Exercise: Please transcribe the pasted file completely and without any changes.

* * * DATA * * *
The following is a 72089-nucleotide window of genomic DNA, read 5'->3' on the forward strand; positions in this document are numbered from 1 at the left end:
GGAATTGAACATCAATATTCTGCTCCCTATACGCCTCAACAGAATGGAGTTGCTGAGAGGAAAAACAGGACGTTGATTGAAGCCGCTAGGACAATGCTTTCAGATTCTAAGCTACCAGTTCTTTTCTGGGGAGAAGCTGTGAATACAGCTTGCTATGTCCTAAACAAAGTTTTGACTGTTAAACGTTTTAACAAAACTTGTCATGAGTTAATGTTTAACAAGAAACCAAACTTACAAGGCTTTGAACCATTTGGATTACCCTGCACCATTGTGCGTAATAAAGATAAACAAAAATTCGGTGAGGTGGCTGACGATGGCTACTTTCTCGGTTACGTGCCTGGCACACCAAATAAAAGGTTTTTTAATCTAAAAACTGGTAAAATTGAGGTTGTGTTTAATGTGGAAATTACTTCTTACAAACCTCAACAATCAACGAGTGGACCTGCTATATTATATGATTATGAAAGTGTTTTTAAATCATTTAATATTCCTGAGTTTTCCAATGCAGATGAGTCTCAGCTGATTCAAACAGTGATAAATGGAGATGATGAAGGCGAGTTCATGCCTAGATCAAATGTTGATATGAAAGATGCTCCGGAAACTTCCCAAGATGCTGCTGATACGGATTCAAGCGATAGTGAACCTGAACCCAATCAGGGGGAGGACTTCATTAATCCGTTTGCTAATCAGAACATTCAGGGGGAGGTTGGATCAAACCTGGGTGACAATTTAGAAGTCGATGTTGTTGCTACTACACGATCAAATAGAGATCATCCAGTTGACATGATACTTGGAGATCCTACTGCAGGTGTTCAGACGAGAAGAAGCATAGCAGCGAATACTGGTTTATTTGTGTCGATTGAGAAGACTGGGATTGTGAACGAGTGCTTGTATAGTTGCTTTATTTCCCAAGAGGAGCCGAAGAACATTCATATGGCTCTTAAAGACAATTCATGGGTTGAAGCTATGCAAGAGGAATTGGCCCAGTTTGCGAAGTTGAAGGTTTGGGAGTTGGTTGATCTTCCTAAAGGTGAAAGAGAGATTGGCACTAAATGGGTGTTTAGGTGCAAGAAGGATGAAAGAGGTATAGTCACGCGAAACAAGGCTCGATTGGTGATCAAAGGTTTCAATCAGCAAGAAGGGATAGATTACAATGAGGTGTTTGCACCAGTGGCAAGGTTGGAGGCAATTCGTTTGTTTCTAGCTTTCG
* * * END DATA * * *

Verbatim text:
The following is a 72089-nucleotide window of genomic DNA, read 5'->3' on the forward strand; positions in this document are numbered from 1 at the left end:
GGAATTGAACATCAATATTCTGCTCCCTATACGCCTCAACAGAATGGAGTTGCTGAGAGGAAAAACAGGACGTTGATTGAAGCCGCTAGGACAATGCTTTCAGATTCTAAGCTACCAGTTCTTTTCTGGGGAGAAGCTGTGAATACAGCTTGCTATGTCCTAAACAAAGTTTTGACTGTTAAACGTTTTAACAAAACTTGTCATGAGTTAATGTTTAACAAGAAACCAAACTTACAAGGCTTTGAACCATTTGGATTACCCTGCACCATTGTGCGTAATAAAGATAAACAAAAATTCGGTGAGGTGGCTGACGATGGCTACTTTCTCGGTTACGTGCCTGGCACACCAAATAAAAGGTTTTTTAATCTAAAAACTGGTAAAATTGAGGTTGTGTTTAATGTGGAAATTACTTCTTACAAACCTCAACAATCAACGAGTGGACCTGCTATATTATATGATTATGAAAGTGTTTTTAAATCATTTAATATTCCTGAGTTTTCCAATGCAGATGAGTCTCAGCTGATTCAAACAGTGATAAATGGAGATGATGAAGGCGAGTTCATGCCTAGATCAAATGTTGATATGAAAGATGCTCCGGAAACTTCCCAAGATGCTGCTGATACGGATTCAAGCGATAGTGAACCTGAACCCAATCAGGGGGAGGACTTCATTAATCCGTTTGCTAATCAGAACATTCAGGGGGAGGTTGGATCAAACCTGGGTGACAATTTAGAAGTCGATGTTGTTGCTACTACACGATCAAATAGAGATCATCCAGTTGACATGATACTTGGAGATCCTACTGCAGGTGTTCAGACGAGAAGAAGCATAGCAGCGAATACTGGTTTATTTGTGTCGATTGAGAAGACTGGGATTGTGAACGAGTGCTTGTATAGTTGCTTTATTTCCCAAGAGGAGCCGAAGAACATTCATATGGCTCTTAAAGACAATTCATGGGTTGAAGCTATGCAAGAGGAATTGGCCCAGTTTGCGAAGTTGAAGGTTTGGGAGTTGGTTGATCTTCCTAAAGGTGAAAGAGAGATTGGCACTAAATGGGTGTTTAGGTGCAAGAAGGATGAAAGAGGTATAGTCACGCGAAACAAGGCTCGATTGGTGATCAAAGGTTTCAATCAGCAAGAAGGGATAGATTACAATGAGGTGTTTGCACCAGTGGCAAGGTTGGAGGCAATTCGTTTGTTTCTAGCTTTCG